On Wednesday, June 14, 2023, the Supreme Court of California suspended attorney Alison M. Madden for engaging in professional misconduct.

The case is entitled “In the Matter of Alison M. Madden,” and was bought by the State Bar with case no. S278466.

The charges cited Business and Professions Code Section 6103, 6106, California Former Rules of Professional Conduct, rule 4-100(A) and California Rules of Professional Conduct, 1.15(a). 

On July 22, 2021, the respondent received a notice of disciplinary charges, alleging four counts of misconduct, which include failure to obey court orders, failure to comply with laws, failure to withdraw while representing a client after being suspended from the practice of law, and misappropriation of funds.

The notice of disciplinary charges states:

“Respondent disobeyed or violated an order of the court requiring the respondent to do or forbear an act connected with or in the course of respondent’s profession, which respondent knew was final and binding and which respondent ought in good faith to do or forbear, in willful violation of Business and Professions Code section 6103, by failing to comply with a court order issued on or about July 5, 2019, requiring the respondent to comply with California Rules of Court, rule 9.20, and perform the acts specified in subdivisions (a) and (c) of that rule within 30 and 40 days, respectively, after the effective date of her suspension; and by failing to comply with a court order issued on or about August 29, 2019, which ordered respondent be placed on interim suspension effective December 1, 2019, in State Bar Court case no. SBC-19-C-30278.”

The notice of disciplinary charges continues:

“Respondent held herself out as entitled to practice law and actually practiced law when respondent knew, or was grossly negligent in not knowing, respondent was not an active member of the State Bar, in Stancil v. Superior Court (Redwood City), California Supreme Court, case no. S253783 (“Stancil matter”), and thereby committed an act involving moral turpitude, dishonesty or corruption in willful violation of Business and Professions Code.”

The respondent filed a response to the State Bar Court Hearing Department’s charges against her. She disputed the allegations, claiming that she complied with the court orders and was not in violation. She argued that the court did not include any Rule 9.20 order in the interim suspension order issued on August 29, 2019, and therefore, she cannot be in violation of a non-existent order.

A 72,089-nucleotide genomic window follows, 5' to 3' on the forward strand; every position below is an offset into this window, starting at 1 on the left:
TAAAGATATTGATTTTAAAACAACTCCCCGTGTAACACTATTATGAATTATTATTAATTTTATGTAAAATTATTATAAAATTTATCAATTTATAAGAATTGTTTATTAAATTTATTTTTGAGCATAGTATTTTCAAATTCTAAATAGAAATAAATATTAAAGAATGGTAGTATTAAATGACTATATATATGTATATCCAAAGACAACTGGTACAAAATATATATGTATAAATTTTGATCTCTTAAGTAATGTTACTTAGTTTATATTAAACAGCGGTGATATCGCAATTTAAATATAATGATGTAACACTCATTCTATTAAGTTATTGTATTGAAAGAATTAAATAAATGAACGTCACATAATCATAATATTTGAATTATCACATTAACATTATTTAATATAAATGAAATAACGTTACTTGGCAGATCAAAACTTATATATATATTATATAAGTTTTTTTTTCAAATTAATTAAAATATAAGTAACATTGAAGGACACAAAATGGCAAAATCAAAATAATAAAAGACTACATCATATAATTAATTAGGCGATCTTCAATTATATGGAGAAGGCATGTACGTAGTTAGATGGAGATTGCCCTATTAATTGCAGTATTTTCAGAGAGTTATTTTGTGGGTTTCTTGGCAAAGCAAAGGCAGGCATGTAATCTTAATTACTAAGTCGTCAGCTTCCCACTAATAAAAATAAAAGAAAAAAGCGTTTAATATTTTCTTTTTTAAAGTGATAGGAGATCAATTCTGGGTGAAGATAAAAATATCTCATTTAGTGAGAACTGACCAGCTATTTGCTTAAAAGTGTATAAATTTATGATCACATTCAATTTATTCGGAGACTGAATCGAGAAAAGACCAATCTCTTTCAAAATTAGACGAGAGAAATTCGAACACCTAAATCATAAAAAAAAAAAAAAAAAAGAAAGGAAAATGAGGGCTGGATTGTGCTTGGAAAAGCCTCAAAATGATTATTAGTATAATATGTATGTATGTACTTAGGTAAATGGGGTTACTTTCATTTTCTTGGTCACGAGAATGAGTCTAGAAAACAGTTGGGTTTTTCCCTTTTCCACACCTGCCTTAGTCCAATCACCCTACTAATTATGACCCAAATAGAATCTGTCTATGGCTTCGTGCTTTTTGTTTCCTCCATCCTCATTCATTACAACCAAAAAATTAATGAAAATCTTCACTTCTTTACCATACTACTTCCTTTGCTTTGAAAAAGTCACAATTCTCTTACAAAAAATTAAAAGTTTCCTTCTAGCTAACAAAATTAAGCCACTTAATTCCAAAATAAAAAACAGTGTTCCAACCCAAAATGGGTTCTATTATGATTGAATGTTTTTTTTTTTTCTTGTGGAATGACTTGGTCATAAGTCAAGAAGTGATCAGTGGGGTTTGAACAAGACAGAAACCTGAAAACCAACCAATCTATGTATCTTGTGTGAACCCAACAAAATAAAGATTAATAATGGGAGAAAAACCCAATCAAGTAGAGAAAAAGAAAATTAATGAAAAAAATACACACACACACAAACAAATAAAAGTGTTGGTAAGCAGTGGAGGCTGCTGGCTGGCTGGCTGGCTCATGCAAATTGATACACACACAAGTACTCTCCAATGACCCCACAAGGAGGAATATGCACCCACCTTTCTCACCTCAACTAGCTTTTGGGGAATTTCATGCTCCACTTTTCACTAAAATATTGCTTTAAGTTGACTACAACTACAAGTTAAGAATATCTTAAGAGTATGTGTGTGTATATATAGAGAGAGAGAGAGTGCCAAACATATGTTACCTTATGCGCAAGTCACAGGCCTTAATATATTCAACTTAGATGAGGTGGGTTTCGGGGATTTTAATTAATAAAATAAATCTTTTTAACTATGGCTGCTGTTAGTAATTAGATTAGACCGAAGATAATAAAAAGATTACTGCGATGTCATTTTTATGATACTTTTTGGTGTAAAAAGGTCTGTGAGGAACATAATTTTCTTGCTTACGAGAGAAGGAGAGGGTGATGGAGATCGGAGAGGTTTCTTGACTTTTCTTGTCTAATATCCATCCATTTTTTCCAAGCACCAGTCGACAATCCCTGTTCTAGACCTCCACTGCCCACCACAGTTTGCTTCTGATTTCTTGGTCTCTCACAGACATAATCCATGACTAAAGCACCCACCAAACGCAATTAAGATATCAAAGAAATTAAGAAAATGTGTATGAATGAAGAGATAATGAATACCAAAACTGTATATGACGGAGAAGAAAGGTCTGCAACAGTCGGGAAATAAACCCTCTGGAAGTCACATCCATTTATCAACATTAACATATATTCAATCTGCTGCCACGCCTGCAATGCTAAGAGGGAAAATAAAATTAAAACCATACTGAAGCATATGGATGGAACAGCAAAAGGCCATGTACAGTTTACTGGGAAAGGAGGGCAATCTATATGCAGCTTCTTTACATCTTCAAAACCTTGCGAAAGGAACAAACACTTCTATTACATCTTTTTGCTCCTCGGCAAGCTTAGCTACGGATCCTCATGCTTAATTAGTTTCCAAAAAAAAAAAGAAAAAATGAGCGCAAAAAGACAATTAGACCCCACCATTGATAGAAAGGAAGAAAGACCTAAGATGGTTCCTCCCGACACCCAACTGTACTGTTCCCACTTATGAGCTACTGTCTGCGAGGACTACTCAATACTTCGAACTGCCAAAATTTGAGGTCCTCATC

Additionally, she alleged that the charges were baseless and groundless, and the Office of Chief Trial Counsel should have dismissed them after a settlement conference in a prior matter. She further emphasized that the charges put her at risk of perjury due to ambiguous forms, and she only filed them after the previous matter was dismissed. She considered the entire set of pleadings a mess and believed it to be sanctionable.

In a verified petition for review, The State Bar Court recommended that the respondent be suspended for the abovementioned misconduct.

The recommendation states:

“We recommend that Alison M. Madden, State Bar Number 172846, be suspended from the practice of law for three years, that execution of that suspension be stayed, and that she be placed.”

In lieu of the alleged facts and the recommended sanction, the Supreme Court of California decided to suspend the respondent from the practice of law.

The Disposition states:

“Alison M. Madden is suspended from the practice of law for a minimum of the first three years of her probation (with credit given for the periods of interim suspension which commenced July 29, 2019, through August 29, 2019, and December I, 2019, ending March 24, 2022), and Alison M. Madden will remain suspended until providing proof to the State Bar Court of rehabilitation, fitness to practice, and present learning and ability in the general law.”

Ms. Madden is licensed in California.

A copy of the original filing can be found here.